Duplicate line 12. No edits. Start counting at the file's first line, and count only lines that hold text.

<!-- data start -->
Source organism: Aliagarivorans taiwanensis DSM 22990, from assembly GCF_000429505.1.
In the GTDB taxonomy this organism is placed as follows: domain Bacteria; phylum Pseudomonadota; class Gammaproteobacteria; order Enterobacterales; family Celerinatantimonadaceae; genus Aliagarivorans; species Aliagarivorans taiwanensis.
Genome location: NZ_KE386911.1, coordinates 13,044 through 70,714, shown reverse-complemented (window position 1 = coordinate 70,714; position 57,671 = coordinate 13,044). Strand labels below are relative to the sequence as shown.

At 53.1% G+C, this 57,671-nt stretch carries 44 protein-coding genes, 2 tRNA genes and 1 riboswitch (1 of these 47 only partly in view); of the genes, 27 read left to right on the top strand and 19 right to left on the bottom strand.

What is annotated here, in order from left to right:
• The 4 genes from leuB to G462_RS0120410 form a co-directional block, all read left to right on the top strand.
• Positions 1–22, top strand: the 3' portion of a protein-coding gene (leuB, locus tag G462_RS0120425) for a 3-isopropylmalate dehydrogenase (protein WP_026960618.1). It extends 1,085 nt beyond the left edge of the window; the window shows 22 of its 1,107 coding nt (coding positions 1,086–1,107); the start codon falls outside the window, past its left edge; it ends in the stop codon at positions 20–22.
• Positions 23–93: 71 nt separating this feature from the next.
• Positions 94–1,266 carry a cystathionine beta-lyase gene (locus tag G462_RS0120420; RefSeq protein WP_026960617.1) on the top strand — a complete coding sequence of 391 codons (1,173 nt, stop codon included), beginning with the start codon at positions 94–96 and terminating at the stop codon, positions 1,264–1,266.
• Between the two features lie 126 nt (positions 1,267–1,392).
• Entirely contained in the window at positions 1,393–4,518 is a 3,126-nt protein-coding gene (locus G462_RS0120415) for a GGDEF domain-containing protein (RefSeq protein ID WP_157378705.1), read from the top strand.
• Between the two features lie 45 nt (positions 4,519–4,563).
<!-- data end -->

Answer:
• Between the two features lie 45 nt (positions 4,519–4,563).